I have found it challenging to answer this question:

Three players A, B, C play the following game. First, A picks a real number between 0 and 1 (both inclusive), then B picks a number in the same range (different from A's choice) and finally C picks a number, also in the same range, (different from the two chosen numbers). We then pick a number in the range uniformly randomly. Whoever's number is closest to this random number wins the game. Assume that A, B and C all play optimally and their sole goal is to maximise their chances of winning. Also assume that if one of them has several optimal choices, then that player will randomly pick one of the optimal choices.
Questions:
a) If A chooses 0, then what is the best choice for B?
b) What is the best choice for A?
c) What is the best choice for the first player when the game is played among four players?

Having not looked at the solution, it seems that the equilibrium of the game is for A to choose 0.25, B to choose 0.75, and C to choose 0.5. You could rotate the first two, but the expected result is that A and B get 3/8 each and C get 1/4. The approach would be to fix the choices of A and B and look at the optimal choices of C. Given that, now consider the choice of B, and then given that, the choice of A.

I probably agree. But you say "it's possible that B gets less." That's not relevant necessarily because "their sole goal is to maximise their chances of winning." And there are times when C's placement is random because there are placements that all give the same expectation. It's a probabilistic game. If it said that they all played to have best chance of winning but given the choice C would rather beat B than A this would change things.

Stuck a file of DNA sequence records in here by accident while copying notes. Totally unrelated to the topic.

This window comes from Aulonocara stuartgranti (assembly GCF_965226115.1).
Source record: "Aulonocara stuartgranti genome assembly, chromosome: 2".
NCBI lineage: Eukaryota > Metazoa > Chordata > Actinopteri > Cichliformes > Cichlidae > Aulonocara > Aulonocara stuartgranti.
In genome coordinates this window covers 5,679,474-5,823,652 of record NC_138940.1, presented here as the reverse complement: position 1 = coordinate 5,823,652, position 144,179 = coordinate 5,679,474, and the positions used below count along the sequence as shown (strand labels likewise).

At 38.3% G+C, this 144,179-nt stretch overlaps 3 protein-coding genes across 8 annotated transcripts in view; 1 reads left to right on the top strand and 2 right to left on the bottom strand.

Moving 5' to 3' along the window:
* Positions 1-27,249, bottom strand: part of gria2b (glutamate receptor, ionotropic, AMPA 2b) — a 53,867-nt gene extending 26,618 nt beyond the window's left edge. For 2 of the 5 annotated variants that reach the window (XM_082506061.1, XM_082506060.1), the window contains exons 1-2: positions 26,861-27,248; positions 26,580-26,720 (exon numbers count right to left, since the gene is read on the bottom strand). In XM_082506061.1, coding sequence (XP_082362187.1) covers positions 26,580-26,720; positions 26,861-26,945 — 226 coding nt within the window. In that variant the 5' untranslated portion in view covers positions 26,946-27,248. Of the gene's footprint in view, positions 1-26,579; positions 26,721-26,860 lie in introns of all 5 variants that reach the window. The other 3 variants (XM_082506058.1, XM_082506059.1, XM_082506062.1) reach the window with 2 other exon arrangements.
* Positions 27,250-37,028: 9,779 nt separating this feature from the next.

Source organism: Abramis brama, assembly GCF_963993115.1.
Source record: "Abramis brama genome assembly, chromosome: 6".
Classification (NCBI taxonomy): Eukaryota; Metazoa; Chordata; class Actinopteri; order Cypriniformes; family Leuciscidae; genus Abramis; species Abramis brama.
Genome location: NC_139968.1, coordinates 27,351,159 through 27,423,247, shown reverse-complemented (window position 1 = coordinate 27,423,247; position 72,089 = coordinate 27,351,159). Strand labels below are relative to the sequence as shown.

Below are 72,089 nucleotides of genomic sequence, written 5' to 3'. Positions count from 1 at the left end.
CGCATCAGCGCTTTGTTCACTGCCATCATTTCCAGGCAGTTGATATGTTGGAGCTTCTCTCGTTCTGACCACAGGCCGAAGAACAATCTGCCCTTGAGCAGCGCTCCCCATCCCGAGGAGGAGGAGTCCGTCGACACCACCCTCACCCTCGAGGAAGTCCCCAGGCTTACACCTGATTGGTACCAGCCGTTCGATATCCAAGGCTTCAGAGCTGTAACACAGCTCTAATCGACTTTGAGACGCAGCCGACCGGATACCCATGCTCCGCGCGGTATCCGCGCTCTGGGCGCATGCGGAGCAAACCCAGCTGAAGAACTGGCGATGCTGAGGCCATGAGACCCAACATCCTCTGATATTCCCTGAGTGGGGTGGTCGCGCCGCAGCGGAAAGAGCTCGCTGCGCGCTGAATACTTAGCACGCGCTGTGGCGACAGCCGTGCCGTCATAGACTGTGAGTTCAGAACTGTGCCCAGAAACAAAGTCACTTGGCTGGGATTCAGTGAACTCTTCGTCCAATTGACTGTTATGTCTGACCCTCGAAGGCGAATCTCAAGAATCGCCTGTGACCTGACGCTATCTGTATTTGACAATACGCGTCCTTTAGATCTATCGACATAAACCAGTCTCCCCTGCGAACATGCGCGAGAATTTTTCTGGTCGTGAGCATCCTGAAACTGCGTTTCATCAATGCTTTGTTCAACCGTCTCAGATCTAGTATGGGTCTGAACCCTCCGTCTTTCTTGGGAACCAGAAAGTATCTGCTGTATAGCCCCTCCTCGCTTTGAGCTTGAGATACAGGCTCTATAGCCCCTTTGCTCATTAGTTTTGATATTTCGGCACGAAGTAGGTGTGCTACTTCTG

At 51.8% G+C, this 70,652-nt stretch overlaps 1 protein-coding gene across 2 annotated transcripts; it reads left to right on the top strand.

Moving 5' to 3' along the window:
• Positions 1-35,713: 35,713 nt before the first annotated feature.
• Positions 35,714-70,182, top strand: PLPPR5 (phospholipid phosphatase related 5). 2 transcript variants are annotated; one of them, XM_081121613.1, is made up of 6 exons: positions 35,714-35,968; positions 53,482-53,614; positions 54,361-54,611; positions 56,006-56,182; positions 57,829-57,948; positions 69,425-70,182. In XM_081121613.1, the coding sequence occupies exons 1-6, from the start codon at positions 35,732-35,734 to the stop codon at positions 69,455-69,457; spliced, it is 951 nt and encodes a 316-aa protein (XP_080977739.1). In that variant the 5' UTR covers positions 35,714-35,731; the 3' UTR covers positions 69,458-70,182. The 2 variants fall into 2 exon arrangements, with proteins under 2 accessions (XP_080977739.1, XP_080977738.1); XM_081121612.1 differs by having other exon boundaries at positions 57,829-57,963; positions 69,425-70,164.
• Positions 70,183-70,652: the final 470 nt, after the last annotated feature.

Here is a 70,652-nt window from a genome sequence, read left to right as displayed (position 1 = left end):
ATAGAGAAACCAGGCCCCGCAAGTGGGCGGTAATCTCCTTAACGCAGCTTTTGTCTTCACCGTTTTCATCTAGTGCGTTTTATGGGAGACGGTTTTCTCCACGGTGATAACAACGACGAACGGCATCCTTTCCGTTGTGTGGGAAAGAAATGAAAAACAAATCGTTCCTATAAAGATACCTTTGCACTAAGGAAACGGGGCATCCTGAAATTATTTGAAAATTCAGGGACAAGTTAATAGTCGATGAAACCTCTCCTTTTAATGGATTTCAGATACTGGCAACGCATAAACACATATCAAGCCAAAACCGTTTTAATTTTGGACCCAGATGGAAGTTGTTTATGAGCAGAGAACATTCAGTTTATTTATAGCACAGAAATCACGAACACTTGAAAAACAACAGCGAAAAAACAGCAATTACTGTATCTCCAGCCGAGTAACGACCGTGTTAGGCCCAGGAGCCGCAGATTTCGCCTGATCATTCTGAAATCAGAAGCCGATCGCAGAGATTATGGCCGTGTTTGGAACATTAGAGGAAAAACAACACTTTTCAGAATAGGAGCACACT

The answer you found on that webpage is "incorrect". I will try to explain in a simple way why and why the quotes. BTW, the question is imho more about the game theory than statistics: you need to find the players' strategy.

Bearish's answer is probably what your interviewer (some IB or HF person, I presume) expected. It also nicely shows how a rational mathematical brain comes up with a procedure known as an iterative elimination of dominant strategies.

All players want to have strictly higher chances than their competitors.
A starts building his strategy from a nice symmetric point 0.5. He sees that if he chose 0.5, then B and C would surround him to maximise their chances (they both would win with probability of almost 1/2) and simultaneously reduce A's chances to any small:
|- - - BAC - - -|
Thus, he decides to consider some slightly lower value than 0.5. Then B could select 0.5, and C would "surround" B together with A:
|- - - ABC - - -|
But B is "rational" and to avoid this, B would decide to shift even lower than A. Then again A can be surrounded:
|- - BAC - - - -|
What position is safe for A? If A selected a number even lower, again B would rationally prefer to go below A rather than risking having C above:
|- BAC - - - - -|
Now you see where it's going: A drops to 0.
B reasons as follows (and A could predict it): "if I sit close to A (stealing all his chances), C will sit on my right and I will be surrounded"
|ABC - - - - - -|
"If I sit in 1, C will sit next to me the middle to take the lion share the chance (1/2, while I and A will have only 1/4 each)."
|A - - - C - - - B|
"If I sit in 0.5, C will sit on my right and have a higher chance to beat me. The best I can do is sit at such a distance from A that C's best choice is the same chance as mine".